Les Arcs is a real skier’s paradise

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After a full six days of skiing there were still plenty of runs we hadn’t explored in the truly massive Paradiski.

But then that would be a fairly tall order when there’s a huge 425 km of pisted runs coupled with many hundreds of kilometres of some of the best off piste skiing I’ve encountered.

Ian and Seamus Cullen at the summit of the Aguille Rouge .

Ian and Seamus Cullen at the summit of the Aguille Rouge .

At the last minute my parents decided to join my wife Martina and I on the trip to Les Arcs while my brother drove all the way across Spain and France from Mallorca to give the holiday a real family feel.

As it turned out it was one of the best family holidays I’d experienced thanks in no small way to the miles and miles of well pisted runs to suit our varying abilities. My parents, in particular, took to the long and relaxing forest runs while there were the thigh-burning off piste moguls to suit my brother. As for Martina and I, we were happy to ski anywhere in the fresh mountain hideaway - far from the hustle and bustle of our everyday lives.

Arc 2000 - the highest resort in Les Arcs which also includes Arc 1600, Arc 1800, Arc 1950 - was our fuelling base for the week. We relaxed in the comfortable and friendly three star Club Belambra Hotel l’Aiguille Rouge with its stunning views of Europe’s highest peak, the glorious Mont Blanc. Even more important than the spectacular views was the ski-in/ski-out hotel’s location right in the heart of the slopes - no buses or lugging skis over long distances is always a superb added comfort in the mountains. Getting from breakfast to the nearest chair lift was simply a case of getting our boots on, stepping out the door and bringing on the fun.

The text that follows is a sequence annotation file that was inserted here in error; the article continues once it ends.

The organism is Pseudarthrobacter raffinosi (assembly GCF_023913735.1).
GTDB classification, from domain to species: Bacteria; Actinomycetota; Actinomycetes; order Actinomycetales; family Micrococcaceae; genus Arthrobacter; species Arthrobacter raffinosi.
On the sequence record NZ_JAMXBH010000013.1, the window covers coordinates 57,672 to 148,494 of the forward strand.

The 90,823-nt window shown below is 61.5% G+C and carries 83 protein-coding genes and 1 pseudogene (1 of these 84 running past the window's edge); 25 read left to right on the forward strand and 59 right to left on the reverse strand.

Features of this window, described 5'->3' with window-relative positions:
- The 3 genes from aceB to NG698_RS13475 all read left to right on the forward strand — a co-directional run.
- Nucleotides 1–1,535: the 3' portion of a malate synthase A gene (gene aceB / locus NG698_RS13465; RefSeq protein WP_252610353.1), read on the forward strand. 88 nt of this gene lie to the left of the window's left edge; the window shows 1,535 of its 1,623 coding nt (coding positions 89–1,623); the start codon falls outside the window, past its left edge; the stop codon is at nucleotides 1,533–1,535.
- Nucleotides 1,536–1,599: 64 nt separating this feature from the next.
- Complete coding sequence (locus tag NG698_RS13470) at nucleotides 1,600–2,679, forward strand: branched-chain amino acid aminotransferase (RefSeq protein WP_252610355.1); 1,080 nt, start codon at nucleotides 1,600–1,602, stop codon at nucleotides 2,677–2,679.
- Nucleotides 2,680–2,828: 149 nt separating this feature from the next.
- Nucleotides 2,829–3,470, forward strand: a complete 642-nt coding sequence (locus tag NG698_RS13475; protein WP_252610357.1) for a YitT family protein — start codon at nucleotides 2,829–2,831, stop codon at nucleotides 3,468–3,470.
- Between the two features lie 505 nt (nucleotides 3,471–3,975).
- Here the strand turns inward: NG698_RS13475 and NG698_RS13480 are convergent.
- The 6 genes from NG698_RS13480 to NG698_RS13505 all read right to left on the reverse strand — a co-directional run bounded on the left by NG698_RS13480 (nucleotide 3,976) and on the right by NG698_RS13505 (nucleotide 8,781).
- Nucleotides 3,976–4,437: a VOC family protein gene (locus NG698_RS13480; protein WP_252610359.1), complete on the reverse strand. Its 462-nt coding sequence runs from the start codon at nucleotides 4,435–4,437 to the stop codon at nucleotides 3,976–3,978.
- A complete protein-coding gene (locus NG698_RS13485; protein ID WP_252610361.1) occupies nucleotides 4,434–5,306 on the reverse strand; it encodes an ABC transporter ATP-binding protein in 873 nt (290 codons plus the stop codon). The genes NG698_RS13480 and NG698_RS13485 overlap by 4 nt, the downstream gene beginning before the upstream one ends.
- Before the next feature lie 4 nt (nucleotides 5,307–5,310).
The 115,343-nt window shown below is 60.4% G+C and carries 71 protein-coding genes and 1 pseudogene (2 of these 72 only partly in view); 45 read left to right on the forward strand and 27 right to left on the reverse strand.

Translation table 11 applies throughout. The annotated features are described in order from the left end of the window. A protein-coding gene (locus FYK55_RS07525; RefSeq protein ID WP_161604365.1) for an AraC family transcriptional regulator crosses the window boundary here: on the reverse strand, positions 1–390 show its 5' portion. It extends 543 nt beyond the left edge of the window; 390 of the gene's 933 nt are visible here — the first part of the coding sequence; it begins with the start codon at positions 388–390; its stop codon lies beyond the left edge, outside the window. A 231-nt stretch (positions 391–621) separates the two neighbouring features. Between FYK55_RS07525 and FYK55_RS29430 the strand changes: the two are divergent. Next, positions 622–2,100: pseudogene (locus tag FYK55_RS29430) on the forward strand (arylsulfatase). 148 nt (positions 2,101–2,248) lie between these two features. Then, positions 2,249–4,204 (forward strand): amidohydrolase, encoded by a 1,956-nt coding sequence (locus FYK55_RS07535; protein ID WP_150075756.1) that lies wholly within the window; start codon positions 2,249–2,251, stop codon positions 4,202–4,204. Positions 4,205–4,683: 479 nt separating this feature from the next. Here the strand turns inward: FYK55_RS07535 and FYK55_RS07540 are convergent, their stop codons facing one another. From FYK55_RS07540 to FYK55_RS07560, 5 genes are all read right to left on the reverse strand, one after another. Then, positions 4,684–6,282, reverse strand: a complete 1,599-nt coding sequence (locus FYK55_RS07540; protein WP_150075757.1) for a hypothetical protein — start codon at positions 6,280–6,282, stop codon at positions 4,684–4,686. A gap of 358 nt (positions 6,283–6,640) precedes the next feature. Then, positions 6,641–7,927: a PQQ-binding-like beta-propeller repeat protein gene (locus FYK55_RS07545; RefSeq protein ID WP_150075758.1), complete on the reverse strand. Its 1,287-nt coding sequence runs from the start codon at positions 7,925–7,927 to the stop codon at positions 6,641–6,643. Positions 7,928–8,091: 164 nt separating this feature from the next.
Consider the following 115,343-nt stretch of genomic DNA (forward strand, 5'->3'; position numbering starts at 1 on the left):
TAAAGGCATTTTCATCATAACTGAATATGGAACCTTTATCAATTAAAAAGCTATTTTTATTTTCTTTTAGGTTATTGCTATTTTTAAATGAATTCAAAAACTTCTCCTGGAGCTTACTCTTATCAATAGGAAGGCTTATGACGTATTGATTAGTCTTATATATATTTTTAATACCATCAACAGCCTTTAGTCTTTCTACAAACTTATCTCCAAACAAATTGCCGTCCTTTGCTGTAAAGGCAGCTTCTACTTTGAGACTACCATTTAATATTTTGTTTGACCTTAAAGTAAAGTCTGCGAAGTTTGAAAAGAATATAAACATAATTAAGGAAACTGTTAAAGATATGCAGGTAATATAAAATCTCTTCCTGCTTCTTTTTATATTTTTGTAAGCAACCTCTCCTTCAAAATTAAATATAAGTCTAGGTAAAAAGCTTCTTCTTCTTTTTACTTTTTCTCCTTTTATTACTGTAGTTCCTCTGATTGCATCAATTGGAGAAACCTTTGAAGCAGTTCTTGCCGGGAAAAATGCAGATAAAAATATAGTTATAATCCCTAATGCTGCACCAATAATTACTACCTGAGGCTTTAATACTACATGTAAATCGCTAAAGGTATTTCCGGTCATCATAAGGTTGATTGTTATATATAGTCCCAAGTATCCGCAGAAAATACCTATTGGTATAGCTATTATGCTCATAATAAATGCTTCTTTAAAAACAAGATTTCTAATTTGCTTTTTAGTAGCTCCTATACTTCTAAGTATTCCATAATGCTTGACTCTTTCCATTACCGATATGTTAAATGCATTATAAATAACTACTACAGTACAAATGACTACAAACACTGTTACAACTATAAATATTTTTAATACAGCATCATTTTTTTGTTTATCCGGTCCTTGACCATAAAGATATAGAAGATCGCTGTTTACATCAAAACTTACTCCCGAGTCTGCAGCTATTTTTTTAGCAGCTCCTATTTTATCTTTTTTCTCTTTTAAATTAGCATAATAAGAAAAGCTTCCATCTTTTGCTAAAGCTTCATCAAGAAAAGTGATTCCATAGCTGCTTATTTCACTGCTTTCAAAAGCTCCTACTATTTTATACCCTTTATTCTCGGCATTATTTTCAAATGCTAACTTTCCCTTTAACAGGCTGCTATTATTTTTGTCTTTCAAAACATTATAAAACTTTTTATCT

Although Arc 2000 may lack much of the traditional charm of Austrian ski villages and the tax free prices of Andorra, it’s lofty altitude guaruntees the most important ingredient for fantastic skiing trip - good snow. And the white stuff was in pretty good condition despite the fact that here had been no significant dump in more than a week.

At 2000 metres plus the mountain air was pretty light. At the top of the Aguille Rouge - the highest point of Les Arcs, standing at a dizzy height of 3226m, I felt sory for the birds as I watched them flapping frantically trying to stay in the air.

However, there was another fraternity of airborne enthusiasts who seemed to have little trouble gaining pace at altitude - for Les Arcs is famous for speed skiing. We looked on from the safety of the Varet gondola as extreme skiers sped off a cliff edge, deployed a parchute and hurtled down the speed skiing course used in the 1992 Winter Olympics.

I was pretty tempted to give it a go. However, unfond memories of being ferried by helicopter ambulance to hospital after fractuing my pelvis while snowboarding on a big air jump more than ten years ago soon put paid to that thought. Nevertheless, on the plane home I regretted my decision and promised myself that next time I’d pay a visit to Les Arcs Speedriding School - whose motto is ‘Carve Yourself a Piece of the Sky’ - and follow in the adrenaline-fuelled footsteps of Italian Simone Origone who broke the world speed skiing record on the course by hurtling down the black slope at an amazing 156.2 mph.

As it turned out there were more than enough difficult runs both on and off piste to promote the spirit of ‘extreme’ in the huge Paradiski area, which takes in the resorts of Les Arcs, Peisey Vallandry and La Plagne.